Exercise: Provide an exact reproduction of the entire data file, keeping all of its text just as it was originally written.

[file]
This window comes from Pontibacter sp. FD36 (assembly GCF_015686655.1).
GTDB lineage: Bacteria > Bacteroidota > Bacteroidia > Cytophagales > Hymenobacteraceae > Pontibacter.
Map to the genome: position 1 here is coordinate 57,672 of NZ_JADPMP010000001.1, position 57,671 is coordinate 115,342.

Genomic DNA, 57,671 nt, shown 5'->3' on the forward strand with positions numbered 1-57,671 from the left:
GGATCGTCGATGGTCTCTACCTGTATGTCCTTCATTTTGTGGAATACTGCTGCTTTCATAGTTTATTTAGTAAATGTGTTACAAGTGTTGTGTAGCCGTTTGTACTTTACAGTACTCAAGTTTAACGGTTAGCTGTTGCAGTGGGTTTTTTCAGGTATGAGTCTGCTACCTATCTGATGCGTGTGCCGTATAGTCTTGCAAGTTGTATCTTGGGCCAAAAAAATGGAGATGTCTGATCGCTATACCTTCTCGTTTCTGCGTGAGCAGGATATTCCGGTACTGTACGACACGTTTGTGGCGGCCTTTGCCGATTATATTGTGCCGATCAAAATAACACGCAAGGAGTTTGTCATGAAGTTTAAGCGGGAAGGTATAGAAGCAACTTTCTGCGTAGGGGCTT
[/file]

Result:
This window comes from Pontibacter sp. FD36 (assembly GCF_015686655.1).
GTDB lineage: Bacteria > Bacteroidota > Bacteroidia > Cytophagales > Hymenobacteraceae > Pontibacter.
Map to the genome: position 1 here is coordinate 57,672 of NZ_JADPMP010000001.1, position 57,671 is coordinate 115,342.

Genomic DNA, 57,671 nt, shown 5'->3' on the forward strand with positions numbered 1-57,671 from the left:
GGATCGTCGATGGTCTCTACCTGTATGTCCTTCATTTTGTGGAATACTGCTGCTTTCATAGTTTATTTAGTAAATGTGTTACAAGTGTTGTGTAGCCGTTTGTACTTTACAGTACTCAAGTTTAACGGTTAGCTGTTGCAGTGGGTTTTTTCAGGTATGAGTCTGCTACCTATCTGATGCGTGTGCCGTATAGTCTTGCAAGTTGTATCTTGGGCCAAAAAAATGGAGATGTCTGATCGCTATACCTTCTCGTTTCTGCGTGAGCAGGATATTCCGGTACTGTACGACACGTTTGTGGCGGCCTTTGCCGATTATATTGTGCCGATCAAAATAACACGCAAGGAGTTTGTCATGAAGTTTAAGCGGGAAGGTATAGAAGCAACTTTCTGCGTAGGGGCTT